One of my favourite parts of Planescape, by far, was interacting with the companion characters, because it never felt like I was being forced to become their friends... they all had fairly reasonable justifications for following me, but it's on the player's shoulders to actually speak with them and get to know them, so that they become not just followers, but friends. Perhaps differently than any other RPG, Planescape also allows the player to outright *fail* and lose his or her followers by repeatedly saying the wrong things... the first time Ignus attacked me for pushing him too far, I was honestly rather stunned that the game even allowed that to happen.



The Unbroken Circle of Zerthimon was moving for me because it created, entirely within itself, a vivid world filled with history, characters, colour, politics, etc., all for the sake of what could be called a life code or philosophy... and then it utterly eradicates it, after the player has spent so much time and effort trying to understand it, by revealing the entire thing was literally a fabrication in the first place. The ultimate question it poses is a fundamental challenge to our deepest beliefs: even if what we believe is "right", do we do so because of the inherent truths of those beliefs, or because we have been told to do so? Would we change our minds if we found the source of those beliefs was incorrect, or intentionally deceptive? Many, many times, Planescape attempts to speak to us directly, as human beings, by calling every component part of us into question, and forcing us to challenge ourselves within an unfamiliar world, where all we *can* know is ourselves.

Radek Koncewicz
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Eh, I figured it's been long enough since the game's release to take a spoiler-ish look at one of its more memorable segments.



There were many more too, so I encourage anyone who hasn't tried it to give it a go.

John O'Leary
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Excellent post. I'm coincidentally re-playing PST for Xth time and am once again struck by how much effort was put into the text. How many other games can you play where you can have 20 different dialog options?

Eric Schwarz
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It's not even so much that there are lots of dialogue options (the mod I'm working on has characters with between 1000 and 5000 words of dialogue), it's that they all lead to meaningful and sometimes totally unique outcomes. A single line can mean the difference between an entire side-quest, character arc, or even game ending in Planescape, and each one is radically different from the last. The game literally has something like ten times the amount of content any player will see on a given play-through... text is cheap to produce, but that it is so consistently excellent and significant to the gameplay and story itself is a testament to what games are capable of when talented people are allowed to run wild.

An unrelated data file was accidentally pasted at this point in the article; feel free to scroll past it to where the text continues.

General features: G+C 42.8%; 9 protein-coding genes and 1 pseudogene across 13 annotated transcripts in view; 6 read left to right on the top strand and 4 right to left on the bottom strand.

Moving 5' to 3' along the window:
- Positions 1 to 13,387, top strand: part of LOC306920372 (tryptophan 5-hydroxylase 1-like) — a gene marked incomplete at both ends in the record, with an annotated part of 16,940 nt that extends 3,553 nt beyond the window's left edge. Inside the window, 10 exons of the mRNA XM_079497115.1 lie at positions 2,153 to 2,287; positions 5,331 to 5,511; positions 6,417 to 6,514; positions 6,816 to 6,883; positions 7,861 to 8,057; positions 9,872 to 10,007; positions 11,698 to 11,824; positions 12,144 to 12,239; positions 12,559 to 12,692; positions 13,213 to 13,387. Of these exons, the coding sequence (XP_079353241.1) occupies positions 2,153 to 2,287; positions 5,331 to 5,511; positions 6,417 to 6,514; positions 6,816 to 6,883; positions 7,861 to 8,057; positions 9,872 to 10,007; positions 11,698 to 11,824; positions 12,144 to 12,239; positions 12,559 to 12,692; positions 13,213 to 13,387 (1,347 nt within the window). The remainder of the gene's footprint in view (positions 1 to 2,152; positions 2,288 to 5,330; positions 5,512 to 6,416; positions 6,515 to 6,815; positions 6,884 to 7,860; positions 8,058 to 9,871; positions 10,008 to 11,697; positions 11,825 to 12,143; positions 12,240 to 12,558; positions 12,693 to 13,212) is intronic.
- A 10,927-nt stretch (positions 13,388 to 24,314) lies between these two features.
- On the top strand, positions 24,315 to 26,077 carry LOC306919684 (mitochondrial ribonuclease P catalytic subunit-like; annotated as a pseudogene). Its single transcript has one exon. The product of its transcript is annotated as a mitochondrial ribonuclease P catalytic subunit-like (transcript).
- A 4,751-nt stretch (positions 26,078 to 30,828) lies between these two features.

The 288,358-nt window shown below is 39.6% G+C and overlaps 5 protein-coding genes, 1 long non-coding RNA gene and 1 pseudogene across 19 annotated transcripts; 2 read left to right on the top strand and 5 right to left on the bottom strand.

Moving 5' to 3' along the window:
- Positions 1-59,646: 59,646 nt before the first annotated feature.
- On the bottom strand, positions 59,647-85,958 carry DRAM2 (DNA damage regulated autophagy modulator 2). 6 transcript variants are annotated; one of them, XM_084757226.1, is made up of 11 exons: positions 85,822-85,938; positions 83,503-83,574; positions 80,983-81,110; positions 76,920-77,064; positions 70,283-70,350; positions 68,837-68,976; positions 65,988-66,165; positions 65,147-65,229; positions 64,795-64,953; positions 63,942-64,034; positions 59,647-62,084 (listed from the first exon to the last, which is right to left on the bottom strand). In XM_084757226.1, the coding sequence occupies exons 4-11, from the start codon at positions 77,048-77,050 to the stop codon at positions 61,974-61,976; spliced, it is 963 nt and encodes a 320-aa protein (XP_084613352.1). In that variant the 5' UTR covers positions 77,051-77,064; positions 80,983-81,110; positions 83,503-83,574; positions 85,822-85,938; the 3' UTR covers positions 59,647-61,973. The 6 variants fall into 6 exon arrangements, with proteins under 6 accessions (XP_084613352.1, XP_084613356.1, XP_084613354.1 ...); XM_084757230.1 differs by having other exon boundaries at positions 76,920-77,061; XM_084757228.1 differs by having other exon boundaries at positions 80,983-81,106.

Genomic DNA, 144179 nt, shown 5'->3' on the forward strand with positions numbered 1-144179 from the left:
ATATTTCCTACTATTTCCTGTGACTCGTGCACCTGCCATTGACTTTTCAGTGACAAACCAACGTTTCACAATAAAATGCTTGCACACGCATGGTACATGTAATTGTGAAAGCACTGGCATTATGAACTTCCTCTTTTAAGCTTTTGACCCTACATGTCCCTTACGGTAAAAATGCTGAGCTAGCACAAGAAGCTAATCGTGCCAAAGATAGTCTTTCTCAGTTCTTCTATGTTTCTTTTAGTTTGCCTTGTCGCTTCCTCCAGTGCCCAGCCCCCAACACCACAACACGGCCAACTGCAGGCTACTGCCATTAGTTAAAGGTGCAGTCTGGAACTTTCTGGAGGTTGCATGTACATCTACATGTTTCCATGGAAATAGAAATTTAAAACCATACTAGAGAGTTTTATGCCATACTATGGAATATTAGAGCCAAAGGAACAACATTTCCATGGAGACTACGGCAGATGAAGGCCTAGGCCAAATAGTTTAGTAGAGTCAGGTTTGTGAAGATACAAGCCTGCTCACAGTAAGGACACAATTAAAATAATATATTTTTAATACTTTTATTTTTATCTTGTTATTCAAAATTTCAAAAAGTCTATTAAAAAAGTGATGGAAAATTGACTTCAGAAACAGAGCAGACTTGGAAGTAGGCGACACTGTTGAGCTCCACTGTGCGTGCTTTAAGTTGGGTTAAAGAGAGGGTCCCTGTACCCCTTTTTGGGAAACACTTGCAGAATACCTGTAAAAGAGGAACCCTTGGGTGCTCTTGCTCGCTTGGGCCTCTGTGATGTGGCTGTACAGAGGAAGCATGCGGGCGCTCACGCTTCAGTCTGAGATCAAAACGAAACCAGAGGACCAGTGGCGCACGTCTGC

Shreerang Sarpotdar
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Great article and now I want to brave the incompatibilities and the sometimes clunky combat to reinstall it and revel in the story.



I compare this to DA2 and get depressed. DA2 can be fun, as in a fantasy beat-em-up, but it's too streamlined to offer much depth. The decisions don't matter in the long run, and you don't get a feeling of how you grew during the interim. Did you get wiser? Smarter? Cunning? Attributes have no effect. The roleplaying beauty of low vs. high intelligence, lower vs. higher wisdom is abandoned( it was abandoned in DA:O to be fair) for purely combat-oriented attributes.



It's very challenging for games to have internal growth for your character - they tend to reflect your growth to you in terms of how you can kill bandits easier, about how much cash you have in-game. But that's being neglected in the modern day RPG; short on contemplation, long on combat.

Christopher Aaby
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I think one of the really interesting points to be gleaned from this (and other aspects of PS:T), is that the game demanded a lot of it's players, but gave back proportionally. This dialogue tree can be seen as a way to beef up characters, as a series of quests, as an interesting story, or even as a deep, philosophical discussion of truth and what we should really believe. It's actually a form of metascientific theory, which in itself seems rare in today's gaming environment.



PS:T is my favorite example to show that games are capable of very high standards of litterature - it's not the medium, it's the content which decides this.